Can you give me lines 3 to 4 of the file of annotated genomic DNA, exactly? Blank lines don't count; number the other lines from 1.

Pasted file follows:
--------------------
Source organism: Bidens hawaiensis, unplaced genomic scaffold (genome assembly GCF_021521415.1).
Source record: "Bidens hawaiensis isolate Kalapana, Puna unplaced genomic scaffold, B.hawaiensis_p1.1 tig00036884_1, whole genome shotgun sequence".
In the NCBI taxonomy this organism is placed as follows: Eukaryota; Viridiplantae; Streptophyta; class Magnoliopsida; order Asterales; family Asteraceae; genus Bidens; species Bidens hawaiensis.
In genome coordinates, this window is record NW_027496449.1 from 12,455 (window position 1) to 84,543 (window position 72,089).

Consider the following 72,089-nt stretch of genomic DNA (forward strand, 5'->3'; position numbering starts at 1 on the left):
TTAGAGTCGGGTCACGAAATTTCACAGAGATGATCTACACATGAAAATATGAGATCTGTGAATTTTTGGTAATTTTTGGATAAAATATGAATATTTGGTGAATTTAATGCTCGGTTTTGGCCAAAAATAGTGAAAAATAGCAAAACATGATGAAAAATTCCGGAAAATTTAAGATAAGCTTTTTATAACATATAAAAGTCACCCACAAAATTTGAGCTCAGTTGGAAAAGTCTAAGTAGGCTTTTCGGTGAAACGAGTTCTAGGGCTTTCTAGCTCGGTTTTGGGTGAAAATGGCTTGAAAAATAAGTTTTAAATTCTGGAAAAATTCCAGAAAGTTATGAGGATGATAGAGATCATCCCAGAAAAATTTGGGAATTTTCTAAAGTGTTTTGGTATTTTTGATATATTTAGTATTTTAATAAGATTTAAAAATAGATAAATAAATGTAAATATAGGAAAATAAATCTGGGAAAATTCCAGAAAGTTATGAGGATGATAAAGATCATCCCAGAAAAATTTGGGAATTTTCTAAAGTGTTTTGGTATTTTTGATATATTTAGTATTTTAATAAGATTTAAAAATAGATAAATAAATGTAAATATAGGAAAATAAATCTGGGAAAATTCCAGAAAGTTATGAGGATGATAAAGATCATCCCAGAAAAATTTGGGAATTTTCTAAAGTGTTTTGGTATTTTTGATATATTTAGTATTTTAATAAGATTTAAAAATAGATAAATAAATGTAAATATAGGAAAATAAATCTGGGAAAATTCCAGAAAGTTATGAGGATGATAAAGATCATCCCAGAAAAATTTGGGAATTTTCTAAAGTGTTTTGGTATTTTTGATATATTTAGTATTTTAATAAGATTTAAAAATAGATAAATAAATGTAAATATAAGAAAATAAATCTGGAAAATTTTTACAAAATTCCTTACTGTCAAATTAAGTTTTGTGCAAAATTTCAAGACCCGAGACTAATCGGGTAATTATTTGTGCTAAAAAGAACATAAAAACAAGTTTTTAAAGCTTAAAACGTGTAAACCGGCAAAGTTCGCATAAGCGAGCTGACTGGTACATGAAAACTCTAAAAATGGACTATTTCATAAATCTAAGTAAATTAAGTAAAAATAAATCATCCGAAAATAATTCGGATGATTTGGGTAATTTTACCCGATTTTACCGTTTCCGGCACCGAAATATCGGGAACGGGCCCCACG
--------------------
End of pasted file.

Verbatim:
In the NCBI taxonomy this organism is placed as follows: Eukaryota; Viridiplantae; Streptophyta; class Magnoliopsida; order Asterales; family Asteraceae; genus Bidens; species Bidens hawaiensis.
In genome coordinates, this window is record NW_027496449.1 from 12,455 (window position 1) to 84,543 (window position 72,089).